So it doesn’t seem like hitters have gotten any better going the other way, despite heavy shift age against them. For this reason, it is probably best to focus on opportunities where we believe the shift could improve a team’s defensive efficiency. So while, theoretically a shift should encourage hitters to poke the ball the other way, you wouldn’t necessarily consider a shift with a player who already sprays the ball all over the infield. Likely because standard positioning gives the team the best shot, and moving to a pull shift would mean more opposite hit balls finding the hole. Like in any gamble, there is a break even point—a point where the returns overmatch the risk.
Introducing Shift Score
Given what we showed in earlier articles—that each player has distinct run values based on spray and batted ball type—what we want to know is the individual indicators where shifting that batter and getting the out, outweighs the probability where the shift does not work. Every player has different batted ball values, based on type and spray. For this reason, individual assessments of shifts should be based on individual run values rather than a general one.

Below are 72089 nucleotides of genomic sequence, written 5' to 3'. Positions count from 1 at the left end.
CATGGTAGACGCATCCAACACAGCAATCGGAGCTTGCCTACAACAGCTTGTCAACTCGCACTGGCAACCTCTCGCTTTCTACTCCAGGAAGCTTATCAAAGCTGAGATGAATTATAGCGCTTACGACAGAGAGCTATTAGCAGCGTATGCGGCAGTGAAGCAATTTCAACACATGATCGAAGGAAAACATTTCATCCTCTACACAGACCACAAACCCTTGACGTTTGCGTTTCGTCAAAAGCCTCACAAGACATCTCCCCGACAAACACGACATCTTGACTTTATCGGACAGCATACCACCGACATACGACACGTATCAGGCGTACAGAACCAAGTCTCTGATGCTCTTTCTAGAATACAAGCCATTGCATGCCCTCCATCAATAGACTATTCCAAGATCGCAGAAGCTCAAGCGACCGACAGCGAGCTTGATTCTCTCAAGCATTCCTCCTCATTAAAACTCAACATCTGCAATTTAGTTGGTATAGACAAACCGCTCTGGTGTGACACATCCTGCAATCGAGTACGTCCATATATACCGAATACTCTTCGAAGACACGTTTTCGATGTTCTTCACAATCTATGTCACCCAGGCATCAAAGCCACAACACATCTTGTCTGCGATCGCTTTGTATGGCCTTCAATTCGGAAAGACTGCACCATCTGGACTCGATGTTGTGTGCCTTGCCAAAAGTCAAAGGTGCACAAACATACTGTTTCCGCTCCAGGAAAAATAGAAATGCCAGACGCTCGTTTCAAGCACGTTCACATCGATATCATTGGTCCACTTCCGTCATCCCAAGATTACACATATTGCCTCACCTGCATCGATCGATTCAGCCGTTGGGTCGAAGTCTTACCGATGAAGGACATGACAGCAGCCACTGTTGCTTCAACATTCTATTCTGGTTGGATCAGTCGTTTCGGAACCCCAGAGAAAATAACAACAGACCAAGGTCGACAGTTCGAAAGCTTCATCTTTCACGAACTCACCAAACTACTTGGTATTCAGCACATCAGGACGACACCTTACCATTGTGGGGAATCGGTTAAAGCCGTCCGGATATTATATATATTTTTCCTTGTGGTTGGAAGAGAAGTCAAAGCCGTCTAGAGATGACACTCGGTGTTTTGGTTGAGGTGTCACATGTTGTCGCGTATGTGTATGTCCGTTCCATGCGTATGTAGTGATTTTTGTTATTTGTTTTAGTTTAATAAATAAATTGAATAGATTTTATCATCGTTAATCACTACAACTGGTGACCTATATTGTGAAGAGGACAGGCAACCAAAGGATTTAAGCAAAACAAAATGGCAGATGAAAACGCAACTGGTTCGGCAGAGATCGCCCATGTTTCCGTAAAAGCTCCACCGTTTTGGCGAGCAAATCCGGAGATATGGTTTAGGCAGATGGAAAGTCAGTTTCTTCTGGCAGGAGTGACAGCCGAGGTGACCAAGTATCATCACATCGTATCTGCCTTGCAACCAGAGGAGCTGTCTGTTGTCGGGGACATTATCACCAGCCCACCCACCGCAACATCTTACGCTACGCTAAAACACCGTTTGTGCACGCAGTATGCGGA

In my first attempts I learned that for the most part (from what we know about 2013), those who rely on their fly ball for run production and tend to pull more ground balls and line drives for outs. Those who belong to said group tend to be shifted and hit into more shifts (Ryan Howard rings a bell). But in my estimation, a shift’s possible value is determined by more than just pull%, it is based on a myriad of factors:
- The value and frequency of a hitter’s ground balls relative to the value and frequency of his pulled balls to infielders.
- Standard deviation of ground ball angles, pulled and opposite (clustered means easier to position— think of Nick Punto‘s trademark ground out to the shortstop— while more variability means harder to predict spray).
- Ratio between standard deviation of distance between pulled outs versus ground balls (proxy for hard hit ground balls, those who hit ball harder will have larger ratio. EX: Miguel Cabrera versus Ben Revere)